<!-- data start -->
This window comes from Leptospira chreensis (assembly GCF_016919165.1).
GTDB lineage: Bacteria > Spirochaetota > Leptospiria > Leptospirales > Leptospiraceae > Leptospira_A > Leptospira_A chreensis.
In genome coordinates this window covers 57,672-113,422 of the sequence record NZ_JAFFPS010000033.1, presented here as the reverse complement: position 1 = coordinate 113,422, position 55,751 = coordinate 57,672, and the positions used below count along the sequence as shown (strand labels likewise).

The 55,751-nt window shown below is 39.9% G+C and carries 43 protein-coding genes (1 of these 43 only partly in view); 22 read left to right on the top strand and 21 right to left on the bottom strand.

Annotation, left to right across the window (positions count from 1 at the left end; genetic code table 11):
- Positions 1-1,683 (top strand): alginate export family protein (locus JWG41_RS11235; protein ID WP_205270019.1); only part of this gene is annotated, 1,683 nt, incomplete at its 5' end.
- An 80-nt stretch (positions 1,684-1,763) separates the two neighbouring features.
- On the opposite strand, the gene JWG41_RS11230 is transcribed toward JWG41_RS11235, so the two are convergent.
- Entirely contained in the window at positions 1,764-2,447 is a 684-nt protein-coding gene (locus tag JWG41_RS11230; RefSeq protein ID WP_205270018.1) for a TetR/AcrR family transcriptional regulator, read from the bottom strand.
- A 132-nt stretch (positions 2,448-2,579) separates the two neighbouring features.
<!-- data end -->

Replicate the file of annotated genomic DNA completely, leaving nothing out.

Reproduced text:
This window comes from Leptospira chreensis (assembly GCF_016919165.1).
GTDB lineage: Bacteria > Spirochaetota > Leptospiria > Leptospirales > Leptospiraceae > Leptospira_A > Leptospira_A chreensis.
In genome coordinates this window covers 57,672-113,422 of the sequence record NZ_JAFFPS010000033.1, presented here as the reverse complement: position 1 = coordinate 113,422, position 55,751 = coordinate 57,672, and the positions used below count along the sequence as shown (strand labels likewise).

The 55,751-nt window shown below is 39.9% G+C and carries 43 protein-coding genes (1 of these 43 only partly in view); 22 read left to right on the top strand and 21 right to left on the bottom strand.

Annotation, left to right across the window (positions count from 1 at the left end; genetic code table 11):
- Positions 1-1,683 (top strand): alginate export family protein (locus JWG41_RS11235; protein ID WP_205270019.1); only part of this gene is annotated, 1,683 nt, incomplete at its 5' end.
- An 80-nt stretch (positions 1,684-1,763) separates the two neighbouring features.
- On the opposite strand, the gene JWG41_RS11230 is transcribed toward JWG41_RS11235, so the two are convergent.
- Entirely contained in the window at positions 1,764-2,447 is a 684-nt protein-coding gene (locus tag JWG41_RS11230; RefSeq protein ID WP_205270018.1) for a TetR/AcrR family transcriptional regulator, read from the bottom strand.
- A 132-nt stretch (positions 2,448-2,579) separates the two neighbouring features.